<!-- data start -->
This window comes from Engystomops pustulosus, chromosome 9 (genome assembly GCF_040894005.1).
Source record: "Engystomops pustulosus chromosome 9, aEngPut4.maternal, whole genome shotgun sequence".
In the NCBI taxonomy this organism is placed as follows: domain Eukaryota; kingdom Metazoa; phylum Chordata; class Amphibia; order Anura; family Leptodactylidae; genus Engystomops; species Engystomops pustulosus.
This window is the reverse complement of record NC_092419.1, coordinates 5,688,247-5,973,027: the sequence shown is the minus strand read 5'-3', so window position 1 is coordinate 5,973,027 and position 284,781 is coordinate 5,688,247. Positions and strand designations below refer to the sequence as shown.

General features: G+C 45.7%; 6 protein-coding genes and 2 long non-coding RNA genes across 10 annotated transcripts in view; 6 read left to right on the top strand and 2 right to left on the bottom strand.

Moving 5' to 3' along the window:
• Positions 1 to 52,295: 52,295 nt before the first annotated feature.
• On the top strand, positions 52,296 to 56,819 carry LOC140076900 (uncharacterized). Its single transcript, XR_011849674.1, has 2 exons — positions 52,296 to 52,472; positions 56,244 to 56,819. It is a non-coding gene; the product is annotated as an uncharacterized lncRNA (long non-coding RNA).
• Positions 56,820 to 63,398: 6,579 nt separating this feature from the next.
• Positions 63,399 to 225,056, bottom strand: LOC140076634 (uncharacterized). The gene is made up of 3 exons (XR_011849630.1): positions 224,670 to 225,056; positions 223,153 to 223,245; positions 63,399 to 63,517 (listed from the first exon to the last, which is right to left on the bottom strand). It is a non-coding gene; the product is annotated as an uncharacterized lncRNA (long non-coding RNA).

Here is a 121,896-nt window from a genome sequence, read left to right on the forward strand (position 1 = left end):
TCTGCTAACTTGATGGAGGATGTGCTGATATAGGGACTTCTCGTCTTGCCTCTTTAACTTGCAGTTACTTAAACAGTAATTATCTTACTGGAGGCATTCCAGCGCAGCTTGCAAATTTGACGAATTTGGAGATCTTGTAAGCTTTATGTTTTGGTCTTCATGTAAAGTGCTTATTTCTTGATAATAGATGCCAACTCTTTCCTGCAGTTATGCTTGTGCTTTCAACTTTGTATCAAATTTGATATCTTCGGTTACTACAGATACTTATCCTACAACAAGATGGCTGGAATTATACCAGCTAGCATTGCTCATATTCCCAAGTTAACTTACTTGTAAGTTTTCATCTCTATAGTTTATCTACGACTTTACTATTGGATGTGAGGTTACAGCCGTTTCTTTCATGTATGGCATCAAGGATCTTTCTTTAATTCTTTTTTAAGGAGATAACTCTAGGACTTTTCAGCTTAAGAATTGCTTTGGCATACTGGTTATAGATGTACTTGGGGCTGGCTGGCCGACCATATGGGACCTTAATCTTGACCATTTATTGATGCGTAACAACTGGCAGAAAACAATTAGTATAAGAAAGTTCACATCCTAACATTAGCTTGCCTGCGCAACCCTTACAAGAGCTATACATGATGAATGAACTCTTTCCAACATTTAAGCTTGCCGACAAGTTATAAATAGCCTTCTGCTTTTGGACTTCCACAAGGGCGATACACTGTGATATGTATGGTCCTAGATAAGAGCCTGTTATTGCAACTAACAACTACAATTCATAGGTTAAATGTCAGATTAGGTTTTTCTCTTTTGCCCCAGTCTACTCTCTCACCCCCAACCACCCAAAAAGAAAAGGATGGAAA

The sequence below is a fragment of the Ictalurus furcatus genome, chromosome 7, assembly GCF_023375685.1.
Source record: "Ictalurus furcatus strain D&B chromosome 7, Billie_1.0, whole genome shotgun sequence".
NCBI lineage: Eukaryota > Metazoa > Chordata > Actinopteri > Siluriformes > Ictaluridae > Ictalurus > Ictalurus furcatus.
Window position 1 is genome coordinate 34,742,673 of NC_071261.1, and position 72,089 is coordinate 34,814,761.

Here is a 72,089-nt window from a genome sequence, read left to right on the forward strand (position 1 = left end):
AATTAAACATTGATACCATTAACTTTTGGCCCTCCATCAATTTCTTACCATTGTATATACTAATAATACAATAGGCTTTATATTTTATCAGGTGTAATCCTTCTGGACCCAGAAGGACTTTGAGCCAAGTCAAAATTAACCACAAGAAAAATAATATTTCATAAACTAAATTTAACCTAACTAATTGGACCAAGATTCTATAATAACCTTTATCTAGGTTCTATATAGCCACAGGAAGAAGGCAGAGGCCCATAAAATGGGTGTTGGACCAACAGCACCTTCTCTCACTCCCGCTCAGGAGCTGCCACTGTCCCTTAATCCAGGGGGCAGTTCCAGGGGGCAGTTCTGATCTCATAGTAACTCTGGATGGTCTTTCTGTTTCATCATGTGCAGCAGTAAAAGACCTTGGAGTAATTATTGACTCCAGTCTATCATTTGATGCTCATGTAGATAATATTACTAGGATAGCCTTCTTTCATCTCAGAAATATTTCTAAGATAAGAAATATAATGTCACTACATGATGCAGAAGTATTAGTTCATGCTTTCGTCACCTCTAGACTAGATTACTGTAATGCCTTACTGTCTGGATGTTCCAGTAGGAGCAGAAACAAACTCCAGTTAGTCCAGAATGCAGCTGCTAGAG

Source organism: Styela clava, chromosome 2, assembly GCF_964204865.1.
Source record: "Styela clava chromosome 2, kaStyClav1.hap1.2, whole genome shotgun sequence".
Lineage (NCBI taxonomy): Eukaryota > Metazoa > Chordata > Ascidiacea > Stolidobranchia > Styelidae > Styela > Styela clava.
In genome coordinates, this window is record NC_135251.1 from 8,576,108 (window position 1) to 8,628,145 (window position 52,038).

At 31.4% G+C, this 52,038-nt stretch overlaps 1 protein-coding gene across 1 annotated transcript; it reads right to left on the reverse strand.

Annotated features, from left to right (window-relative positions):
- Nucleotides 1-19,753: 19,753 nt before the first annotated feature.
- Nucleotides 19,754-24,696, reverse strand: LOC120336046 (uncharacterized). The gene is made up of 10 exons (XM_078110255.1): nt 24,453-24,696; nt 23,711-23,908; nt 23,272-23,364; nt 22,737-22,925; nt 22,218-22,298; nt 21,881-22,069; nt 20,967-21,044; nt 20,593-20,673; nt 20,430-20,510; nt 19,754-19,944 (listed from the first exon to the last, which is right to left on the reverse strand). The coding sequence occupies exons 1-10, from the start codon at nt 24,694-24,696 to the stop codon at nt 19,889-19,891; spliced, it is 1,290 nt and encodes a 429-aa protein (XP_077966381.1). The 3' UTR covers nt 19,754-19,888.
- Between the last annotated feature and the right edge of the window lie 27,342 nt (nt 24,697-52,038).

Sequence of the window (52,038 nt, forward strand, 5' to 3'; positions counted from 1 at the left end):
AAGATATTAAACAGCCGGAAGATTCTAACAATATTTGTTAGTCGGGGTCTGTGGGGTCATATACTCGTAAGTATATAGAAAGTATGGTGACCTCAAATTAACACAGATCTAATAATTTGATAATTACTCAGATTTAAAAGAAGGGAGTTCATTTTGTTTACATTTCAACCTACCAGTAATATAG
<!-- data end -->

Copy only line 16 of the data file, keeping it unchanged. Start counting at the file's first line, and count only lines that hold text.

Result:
Window position 1 is genome coordinate 34,742,673 of NC_071261.1, and position 72,089 is coordinate 34,814,761.